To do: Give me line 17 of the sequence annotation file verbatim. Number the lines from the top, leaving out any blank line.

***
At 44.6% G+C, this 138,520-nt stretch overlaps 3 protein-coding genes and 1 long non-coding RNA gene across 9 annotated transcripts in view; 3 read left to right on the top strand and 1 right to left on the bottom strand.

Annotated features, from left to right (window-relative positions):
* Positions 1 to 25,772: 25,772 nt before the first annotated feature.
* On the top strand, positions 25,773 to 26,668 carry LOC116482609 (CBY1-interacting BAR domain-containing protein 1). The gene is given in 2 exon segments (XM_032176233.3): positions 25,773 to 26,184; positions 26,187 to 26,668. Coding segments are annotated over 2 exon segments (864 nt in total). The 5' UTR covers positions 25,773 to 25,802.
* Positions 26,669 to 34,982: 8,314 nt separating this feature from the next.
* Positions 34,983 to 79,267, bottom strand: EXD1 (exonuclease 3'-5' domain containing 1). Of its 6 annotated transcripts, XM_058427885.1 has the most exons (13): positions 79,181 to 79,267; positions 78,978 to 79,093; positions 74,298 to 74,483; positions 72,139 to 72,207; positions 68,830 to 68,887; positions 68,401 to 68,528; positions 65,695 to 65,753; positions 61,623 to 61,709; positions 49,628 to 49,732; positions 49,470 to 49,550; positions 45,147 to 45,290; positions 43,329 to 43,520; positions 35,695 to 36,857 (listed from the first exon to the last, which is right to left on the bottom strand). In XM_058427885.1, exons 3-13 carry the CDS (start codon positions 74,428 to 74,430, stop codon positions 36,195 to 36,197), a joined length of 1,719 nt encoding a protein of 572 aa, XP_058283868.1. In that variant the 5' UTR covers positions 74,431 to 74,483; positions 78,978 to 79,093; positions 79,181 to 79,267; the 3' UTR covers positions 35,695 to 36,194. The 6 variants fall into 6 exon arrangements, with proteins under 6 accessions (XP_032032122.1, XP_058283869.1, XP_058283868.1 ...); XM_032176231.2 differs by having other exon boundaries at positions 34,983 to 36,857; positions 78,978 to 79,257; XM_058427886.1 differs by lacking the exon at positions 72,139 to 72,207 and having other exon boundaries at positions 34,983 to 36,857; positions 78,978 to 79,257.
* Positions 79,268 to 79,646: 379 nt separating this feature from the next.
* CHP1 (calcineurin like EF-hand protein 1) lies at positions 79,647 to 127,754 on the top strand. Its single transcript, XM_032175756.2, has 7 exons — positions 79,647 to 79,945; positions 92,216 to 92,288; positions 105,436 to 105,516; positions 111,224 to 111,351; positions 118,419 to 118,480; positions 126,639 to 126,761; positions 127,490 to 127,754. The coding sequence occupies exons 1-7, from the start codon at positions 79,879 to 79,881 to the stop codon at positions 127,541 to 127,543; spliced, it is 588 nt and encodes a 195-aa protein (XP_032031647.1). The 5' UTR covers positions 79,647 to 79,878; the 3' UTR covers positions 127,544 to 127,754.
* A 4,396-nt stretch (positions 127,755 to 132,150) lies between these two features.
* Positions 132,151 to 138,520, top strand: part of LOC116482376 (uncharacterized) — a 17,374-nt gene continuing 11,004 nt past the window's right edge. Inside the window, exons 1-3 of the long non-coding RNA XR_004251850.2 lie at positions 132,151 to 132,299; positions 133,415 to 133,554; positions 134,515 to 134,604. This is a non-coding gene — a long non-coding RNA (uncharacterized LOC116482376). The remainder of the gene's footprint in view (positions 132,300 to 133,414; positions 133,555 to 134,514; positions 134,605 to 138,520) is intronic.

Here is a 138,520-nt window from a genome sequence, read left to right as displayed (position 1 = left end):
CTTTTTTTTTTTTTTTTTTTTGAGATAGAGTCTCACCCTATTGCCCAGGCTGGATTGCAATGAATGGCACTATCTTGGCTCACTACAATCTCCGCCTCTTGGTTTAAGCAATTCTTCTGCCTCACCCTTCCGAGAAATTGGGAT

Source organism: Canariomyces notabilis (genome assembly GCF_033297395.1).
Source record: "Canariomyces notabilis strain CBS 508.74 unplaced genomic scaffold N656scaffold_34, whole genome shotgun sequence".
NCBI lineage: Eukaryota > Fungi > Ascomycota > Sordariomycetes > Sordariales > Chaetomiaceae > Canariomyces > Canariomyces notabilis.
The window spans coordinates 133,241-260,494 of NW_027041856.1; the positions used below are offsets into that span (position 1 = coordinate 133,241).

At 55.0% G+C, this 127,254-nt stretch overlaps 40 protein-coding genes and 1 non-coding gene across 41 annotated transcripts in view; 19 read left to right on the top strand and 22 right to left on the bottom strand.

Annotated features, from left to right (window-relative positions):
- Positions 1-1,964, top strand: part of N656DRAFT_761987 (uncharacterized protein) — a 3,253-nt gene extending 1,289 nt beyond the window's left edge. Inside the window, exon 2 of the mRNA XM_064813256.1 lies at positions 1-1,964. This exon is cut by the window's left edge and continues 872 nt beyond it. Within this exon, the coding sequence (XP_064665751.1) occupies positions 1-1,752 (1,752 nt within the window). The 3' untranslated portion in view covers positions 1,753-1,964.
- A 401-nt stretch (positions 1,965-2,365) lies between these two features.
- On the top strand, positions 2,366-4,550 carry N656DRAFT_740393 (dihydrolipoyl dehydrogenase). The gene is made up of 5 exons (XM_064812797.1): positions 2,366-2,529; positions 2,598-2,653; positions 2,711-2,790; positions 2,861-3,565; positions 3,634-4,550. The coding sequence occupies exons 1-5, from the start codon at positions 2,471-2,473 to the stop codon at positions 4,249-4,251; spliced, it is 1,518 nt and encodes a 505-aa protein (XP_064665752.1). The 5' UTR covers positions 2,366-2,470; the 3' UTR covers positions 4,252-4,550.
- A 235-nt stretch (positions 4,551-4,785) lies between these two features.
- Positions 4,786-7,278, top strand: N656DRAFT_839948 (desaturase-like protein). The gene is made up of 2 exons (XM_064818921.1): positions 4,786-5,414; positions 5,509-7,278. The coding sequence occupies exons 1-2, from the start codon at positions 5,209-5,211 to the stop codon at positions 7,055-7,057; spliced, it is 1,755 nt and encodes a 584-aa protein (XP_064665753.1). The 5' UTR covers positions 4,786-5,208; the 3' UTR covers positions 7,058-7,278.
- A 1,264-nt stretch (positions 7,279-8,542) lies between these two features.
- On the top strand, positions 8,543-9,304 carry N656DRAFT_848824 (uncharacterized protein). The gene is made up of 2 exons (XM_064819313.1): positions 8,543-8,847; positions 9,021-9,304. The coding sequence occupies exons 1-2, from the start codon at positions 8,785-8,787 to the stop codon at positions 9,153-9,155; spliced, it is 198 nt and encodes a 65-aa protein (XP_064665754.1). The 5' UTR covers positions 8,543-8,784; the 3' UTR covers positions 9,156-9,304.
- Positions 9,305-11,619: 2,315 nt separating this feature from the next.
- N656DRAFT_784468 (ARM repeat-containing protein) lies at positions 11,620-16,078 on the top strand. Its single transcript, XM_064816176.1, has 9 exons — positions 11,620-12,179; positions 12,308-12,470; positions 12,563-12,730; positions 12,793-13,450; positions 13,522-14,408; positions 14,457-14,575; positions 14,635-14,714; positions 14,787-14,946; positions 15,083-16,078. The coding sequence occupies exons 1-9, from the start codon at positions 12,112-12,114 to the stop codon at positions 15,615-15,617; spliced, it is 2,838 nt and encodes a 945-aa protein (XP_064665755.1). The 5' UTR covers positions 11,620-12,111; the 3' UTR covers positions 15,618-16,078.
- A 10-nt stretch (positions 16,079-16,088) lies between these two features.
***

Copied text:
At 55.0% G+C, this 127,254-nt stretch overlaps 40 protein-coding genes and 1 non-coding gene across 41 annotated transcripts in view; 19 read left to right on the top strand and 22 right to left on the bottom strand.